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Fort Hood raises red flags about military recruitment

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Speaking today at a Fort Hood memorial service for April 2 massacre by former 34-year-old Army Spc. Ivan Lopez killing four soldiers including himself, President Barack Obama talked of unspeakable grief. Still mourning the Nov. 5, 2009 terrorist act by 39-year-old former Army psychiatrist Nidal Malik Hasan that killed 13 injuring scores more, the April 2 massacre raised disturbing questions about combat stress and fitness for duty. Today’s voluntary military doesn’t yet screen for psychological problems, either past or present: A deadly factor with military stress. “There were members of a generation that has borne the burden of our security for more than a decade of war,” said Obama, attributing, to a large extent, the latest Fort Hood mishap to “battle fatigue,” known today as Post-Traumaatic Stress Disorder. Complicating the picture are soldiers preexisting mental conditions.

Without rigorous psychological screenings done in practically every local, state and federal law enforcement agency in the country, the military doesn’t screen for mental illness, other than taking routine histories where soldiers seeking entrance simply don’t mark the right boxes. While it’s true that combat conditions produce higher levels of stresss, it’s also true that many soldiers, no matter what the stress, don’t come down with post-traumatic stress disorder. Fort Hood officials admitted that Lopez was treated for depression, anxiety and insomnia, all features of post-traumatic stress disorder. Reluctant to say whether or not Lopez suffered from post-traumatic stress before he went ballistic, Fort Hood officials seem more concerned about liability than dealing mental illness in Army recruits. Whether or not it’s post-traumatic stress disorder or some other diagnosis is of little consequence.

President Obama raised some important distinctions about stress in the military under war and peacetime conditions. Fort Hood’s commanding officer Lt. Gen. Mark Miley stated April 2 that Lopez did not see combat duty on a tour in Iraq in 2011. Whether he saw combat or not, it’s still possible that Lopez suffered from post-traumatic stress disorder or some other diagnosis that precipitated his mass murder. Army Secretary John McHugh confirmed that Lopez was treated on the base for depression, anxiety and insomnia. His army psychiatrist, who apparently missed Lopez’s violent propensities, was not publicly interviewed to determine Lopez’s medications, though Ambien was mentioned for his sleep problems. Revelations about Lopez getting into an argument with other soldiers before he went ballistic or an apparent denial of extended leave does not account for his violence.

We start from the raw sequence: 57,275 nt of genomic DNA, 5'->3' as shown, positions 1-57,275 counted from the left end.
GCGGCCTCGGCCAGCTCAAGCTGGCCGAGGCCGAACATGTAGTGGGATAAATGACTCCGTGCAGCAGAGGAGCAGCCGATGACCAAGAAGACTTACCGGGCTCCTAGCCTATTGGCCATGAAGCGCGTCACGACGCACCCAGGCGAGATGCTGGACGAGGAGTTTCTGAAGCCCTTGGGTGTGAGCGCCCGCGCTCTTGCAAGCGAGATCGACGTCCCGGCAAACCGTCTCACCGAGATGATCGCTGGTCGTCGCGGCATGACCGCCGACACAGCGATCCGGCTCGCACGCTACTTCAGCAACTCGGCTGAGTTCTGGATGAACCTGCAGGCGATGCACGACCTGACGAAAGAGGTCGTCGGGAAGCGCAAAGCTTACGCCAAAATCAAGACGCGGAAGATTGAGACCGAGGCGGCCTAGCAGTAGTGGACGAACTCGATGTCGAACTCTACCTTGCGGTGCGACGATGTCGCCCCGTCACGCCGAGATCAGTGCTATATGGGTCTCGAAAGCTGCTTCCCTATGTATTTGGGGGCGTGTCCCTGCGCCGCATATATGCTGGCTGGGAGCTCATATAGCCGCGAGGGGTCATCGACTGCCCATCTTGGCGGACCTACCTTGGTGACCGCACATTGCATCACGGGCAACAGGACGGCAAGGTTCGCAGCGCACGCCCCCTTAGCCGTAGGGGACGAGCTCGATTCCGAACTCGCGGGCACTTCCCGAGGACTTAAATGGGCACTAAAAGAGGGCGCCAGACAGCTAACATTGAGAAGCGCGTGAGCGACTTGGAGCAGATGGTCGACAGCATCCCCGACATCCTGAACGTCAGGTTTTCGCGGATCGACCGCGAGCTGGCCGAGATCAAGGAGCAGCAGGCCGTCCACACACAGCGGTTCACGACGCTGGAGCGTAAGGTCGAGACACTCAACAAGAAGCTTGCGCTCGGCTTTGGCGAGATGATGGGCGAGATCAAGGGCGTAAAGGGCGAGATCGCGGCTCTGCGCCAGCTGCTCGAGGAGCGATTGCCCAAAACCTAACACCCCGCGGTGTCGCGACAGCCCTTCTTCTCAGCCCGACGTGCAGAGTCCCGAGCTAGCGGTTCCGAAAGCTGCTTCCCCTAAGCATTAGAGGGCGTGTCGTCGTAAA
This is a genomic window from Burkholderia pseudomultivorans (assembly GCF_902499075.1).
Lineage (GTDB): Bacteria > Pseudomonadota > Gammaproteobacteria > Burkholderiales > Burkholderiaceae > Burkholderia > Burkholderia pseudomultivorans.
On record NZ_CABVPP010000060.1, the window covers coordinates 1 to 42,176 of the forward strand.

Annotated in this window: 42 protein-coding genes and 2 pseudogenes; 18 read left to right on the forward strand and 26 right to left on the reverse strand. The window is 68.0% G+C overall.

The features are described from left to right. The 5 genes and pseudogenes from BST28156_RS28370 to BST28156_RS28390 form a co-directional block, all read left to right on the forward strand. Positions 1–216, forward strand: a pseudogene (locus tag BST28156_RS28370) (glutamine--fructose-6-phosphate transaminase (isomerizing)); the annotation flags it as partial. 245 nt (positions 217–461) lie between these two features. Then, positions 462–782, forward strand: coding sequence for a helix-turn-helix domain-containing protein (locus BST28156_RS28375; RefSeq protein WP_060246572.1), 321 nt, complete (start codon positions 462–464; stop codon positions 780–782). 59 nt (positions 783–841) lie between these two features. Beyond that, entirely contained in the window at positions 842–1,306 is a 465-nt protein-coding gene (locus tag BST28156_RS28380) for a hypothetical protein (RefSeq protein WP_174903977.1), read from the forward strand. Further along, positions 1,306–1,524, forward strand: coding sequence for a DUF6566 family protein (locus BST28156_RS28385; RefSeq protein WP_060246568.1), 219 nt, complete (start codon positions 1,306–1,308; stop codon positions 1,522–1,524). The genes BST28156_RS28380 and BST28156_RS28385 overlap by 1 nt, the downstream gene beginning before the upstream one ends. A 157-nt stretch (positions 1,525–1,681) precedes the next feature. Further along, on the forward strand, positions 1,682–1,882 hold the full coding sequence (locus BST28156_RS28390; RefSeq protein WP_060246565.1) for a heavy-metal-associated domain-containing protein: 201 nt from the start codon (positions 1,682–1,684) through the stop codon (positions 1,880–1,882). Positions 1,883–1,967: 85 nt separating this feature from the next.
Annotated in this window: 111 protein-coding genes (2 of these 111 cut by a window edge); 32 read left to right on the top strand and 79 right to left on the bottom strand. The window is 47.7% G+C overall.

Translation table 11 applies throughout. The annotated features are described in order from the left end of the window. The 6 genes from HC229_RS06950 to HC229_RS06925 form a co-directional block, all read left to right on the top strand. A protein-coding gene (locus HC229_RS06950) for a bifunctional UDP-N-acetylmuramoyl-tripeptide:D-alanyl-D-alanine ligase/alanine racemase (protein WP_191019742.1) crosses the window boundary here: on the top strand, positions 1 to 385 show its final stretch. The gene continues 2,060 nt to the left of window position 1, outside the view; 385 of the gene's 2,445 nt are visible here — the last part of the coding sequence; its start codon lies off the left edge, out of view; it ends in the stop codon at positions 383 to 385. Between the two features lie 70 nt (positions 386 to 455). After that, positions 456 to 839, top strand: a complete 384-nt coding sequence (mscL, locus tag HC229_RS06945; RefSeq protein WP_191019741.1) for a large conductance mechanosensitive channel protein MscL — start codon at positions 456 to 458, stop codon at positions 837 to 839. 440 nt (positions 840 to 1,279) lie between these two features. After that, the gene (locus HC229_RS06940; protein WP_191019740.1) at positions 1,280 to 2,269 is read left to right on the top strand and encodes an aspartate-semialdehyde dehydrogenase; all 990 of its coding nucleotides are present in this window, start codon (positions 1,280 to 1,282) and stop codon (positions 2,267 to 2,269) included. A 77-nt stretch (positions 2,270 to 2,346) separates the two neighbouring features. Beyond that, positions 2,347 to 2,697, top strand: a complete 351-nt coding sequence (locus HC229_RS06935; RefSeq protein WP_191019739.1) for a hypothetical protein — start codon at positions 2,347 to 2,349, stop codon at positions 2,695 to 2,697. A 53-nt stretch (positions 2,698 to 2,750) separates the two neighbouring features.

Looking or a single motive for violent crime rarely tells the whole story of the murky mental state needed to drive someone to commit mayhem and mass murder. No military recruiter can play shrink before signing recruits up that come with varying degrees of baggage leading to stress vulnerability. Histories of child abuse or neglect, including bad parenting, children raised in alternative arrangements like Foster care, histories of drug or alcohol abuse, violence, suicide, academic problems, criminal activity, genetic abnormalities, psychiatric problems, personality disorders, unstable relationships, domestic abuse, biochemical imbalances, financial problems, relationship break-ups, parental or sibling deaths, or any other stress can all contribute to stress vulnerability which could morph into violent behavior. Military recruiters should consider psychological screenings in addition to medical exams.

Solving the complex task of predicting and controlling violent behavior is no easy feat for mental health professionals in the best of circumstances. When you expose recruits to the stresses of military life, with or without combat duty, an ordinarily adjusted—or symptom free—individual can be pushed over the edge or develop, like Lopez, anxiety, depression and insomnia. Whatever happened to Lopez, it’s clear he snapped for the reasons mentioned above, not simply because of an argument or denial of a leave request. Saying that Lopez’s mental condition was not a “direct participating factor” ignores the multifaceted nature of violent behavior. Since the FBI can’t find any terrorist participation, like in Hasan’s case, an argument or denial of leave request doesn’t account for Lopez violence. His mental condition is precisely the “direct participating factor,” not an external event.

When Obama speaks of “doing more” for our fellow citizens, he’s referring to having mental health equally accessible as medical services. “We must honor these men by doing more to care for our fellow Americans living with mental illness, civilian and military,” Obama told a grieving audience at Fort Hood. Without putting voluntary military recruiting at risk, the military can do a better job of screening recruits for mental illness and stress vulnerability before more suicides and homicides. Whatever the legal ramifications of diagnosing Lopez with post-traumatic stress disorder, the military needs to own its lack of systematic psychological screening before signing up recruits for military duty. While suicide rates have gotten military and civilian attention, it’s high time to study how violence also plagues the military. Only more study can help prevent future episodes.

About the Author

John M. Curtis writes politically neutral commentary analyzing spin in national and global news. He’s editor of OnlineColumnist.com and author of Dodging The Bullet and Operation Charisma.

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